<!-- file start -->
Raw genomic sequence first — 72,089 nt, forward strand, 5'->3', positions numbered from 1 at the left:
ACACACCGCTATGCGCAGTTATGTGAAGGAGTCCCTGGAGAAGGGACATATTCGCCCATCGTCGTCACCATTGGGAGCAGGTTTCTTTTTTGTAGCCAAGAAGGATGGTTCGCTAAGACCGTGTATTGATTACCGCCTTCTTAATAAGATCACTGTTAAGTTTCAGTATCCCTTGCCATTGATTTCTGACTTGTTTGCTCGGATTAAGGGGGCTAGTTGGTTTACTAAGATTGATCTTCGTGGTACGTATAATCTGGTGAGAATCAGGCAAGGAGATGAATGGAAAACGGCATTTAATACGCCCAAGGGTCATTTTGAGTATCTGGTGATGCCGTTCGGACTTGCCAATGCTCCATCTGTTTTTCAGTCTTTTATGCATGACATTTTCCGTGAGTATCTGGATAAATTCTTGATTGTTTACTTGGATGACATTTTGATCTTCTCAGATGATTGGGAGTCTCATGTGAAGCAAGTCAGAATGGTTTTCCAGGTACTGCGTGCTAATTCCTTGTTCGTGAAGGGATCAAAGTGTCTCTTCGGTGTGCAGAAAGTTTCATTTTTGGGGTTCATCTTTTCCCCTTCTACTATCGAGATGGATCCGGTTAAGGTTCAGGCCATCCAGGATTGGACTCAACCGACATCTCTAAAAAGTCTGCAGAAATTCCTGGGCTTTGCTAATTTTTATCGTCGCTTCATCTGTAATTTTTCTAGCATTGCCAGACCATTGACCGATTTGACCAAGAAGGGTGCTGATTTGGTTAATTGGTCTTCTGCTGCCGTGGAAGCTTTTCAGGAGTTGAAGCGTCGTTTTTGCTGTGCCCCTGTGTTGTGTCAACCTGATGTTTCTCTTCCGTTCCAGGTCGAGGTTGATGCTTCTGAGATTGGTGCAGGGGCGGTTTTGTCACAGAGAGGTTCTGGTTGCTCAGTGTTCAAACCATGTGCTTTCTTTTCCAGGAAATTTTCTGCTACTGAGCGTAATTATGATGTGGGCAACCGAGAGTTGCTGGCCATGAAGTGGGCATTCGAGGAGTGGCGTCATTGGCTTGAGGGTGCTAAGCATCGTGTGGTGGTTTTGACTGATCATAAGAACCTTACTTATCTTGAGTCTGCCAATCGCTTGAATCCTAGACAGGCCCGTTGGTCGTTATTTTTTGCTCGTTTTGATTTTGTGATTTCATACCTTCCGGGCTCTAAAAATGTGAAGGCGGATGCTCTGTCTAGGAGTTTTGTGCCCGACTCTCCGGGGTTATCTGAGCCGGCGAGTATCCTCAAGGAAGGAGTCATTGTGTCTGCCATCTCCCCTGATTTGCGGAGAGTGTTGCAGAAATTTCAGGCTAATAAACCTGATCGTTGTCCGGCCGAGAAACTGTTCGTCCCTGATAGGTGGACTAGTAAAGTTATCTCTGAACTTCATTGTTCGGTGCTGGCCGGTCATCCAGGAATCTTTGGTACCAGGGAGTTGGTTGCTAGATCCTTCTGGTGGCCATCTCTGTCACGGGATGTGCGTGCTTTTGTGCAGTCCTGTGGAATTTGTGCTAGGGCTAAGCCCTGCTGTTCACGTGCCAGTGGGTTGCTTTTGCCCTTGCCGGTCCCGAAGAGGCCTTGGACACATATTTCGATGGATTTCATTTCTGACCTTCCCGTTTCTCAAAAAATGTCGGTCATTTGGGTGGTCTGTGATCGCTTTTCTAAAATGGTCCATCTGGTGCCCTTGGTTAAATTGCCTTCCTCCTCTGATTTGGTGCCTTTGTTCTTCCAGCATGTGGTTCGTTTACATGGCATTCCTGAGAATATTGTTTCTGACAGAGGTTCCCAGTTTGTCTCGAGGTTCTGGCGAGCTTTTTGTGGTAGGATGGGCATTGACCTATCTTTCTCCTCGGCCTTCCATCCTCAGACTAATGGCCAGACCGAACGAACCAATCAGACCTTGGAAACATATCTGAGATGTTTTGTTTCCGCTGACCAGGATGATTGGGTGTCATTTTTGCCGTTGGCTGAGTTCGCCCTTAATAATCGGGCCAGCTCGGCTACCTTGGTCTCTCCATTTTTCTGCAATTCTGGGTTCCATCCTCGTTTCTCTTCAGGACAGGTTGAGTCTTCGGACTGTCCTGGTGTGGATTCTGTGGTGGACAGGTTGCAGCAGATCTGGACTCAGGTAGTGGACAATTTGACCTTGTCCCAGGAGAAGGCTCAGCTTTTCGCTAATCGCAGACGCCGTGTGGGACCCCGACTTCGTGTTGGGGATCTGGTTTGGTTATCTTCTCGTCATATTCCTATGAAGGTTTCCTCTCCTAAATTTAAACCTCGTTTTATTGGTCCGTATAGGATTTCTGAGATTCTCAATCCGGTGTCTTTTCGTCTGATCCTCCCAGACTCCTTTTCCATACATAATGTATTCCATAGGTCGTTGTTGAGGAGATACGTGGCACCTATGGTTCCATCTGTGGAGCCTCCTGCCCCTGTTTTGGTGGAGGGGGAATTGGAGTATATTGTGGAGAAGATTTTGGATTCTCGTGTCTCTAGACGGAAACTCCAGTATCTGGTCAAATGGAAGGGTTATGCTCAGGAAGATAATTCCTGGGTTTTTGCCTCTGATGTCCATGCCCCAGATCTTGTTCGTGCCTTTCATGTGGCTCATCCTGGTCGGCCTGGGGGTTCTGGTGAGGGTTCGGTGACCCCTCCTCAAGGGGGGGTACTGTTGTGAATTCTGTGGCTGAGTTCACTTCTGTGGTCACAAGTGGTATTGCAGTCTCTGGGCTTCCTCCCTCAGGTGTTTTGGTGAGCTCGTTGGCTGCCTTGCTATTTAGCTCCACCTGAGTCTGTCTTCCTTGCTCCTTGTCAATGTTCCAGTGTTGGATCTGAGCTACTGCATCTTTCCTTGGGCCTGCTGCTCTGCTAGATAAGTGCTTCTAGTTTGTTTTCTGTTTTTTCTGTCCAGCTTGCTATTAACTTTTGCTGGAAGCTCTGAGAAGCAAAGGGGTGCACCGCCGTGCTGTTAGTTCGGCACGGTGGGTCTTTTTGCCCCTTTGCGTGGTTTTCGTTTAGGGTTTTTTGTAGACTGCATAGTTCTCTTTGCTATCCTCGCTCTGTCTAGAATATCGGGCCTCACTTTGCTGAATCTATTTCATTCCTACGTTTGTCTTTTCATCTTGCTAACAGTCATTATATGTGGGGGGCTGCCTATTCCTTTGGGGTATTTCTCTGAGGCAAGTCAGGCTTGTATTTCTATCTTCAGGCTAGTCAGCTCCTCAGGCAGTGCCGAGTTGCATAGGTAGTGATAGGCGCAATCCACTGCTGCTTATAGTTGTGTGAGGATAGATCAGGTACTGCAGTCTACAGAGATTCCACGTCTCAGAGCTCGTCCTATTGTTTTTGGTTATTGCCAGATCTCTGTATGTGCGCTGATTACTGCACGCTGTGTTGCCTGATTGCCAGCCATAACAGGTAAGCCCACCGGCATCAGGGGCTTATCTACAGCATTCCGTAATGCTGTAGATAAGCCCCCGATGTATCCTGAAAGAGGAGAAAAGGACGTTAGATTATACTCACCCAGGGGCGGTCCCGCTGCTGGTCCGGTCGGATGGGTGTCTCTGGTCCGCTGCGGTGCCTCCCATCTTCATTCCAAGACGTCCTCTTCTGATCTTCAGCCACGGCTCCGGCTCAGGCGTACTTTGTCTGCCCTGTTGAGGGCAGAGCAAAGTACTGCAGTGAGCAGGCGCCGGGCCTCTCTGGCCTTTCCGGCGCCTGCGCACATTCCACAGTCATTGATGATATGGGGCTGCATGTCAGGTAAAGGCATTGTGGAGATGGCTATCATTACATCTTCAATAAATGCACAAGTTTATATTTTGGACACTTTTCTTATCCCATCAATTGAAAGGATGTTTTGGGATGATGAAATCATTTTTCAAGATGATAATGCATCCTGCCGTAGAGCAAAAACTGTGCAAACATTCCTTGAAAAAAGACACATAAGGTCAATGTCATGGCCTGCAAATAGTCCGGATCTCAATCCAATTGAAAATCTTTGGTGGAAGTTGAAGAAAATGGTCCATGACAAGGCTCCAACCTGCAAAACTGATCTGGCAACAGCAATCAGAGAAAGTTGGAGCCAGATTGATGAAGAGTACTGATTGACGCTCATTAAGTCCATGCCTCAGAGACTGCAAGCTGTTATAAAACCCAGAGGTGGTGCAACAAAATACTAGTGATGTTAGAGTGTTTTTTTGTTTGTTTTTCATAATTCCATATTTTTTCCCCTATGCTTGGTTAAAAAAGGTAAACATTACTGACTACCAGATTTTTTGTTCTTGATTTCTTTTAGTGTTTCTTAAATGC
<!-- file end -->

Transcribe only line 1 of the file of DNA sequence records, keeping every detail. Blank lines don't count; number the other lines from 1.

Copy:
Raw genomic sequence first — 72,089 nt, forward strand, 5'->3', positions numbered from 1 at the left: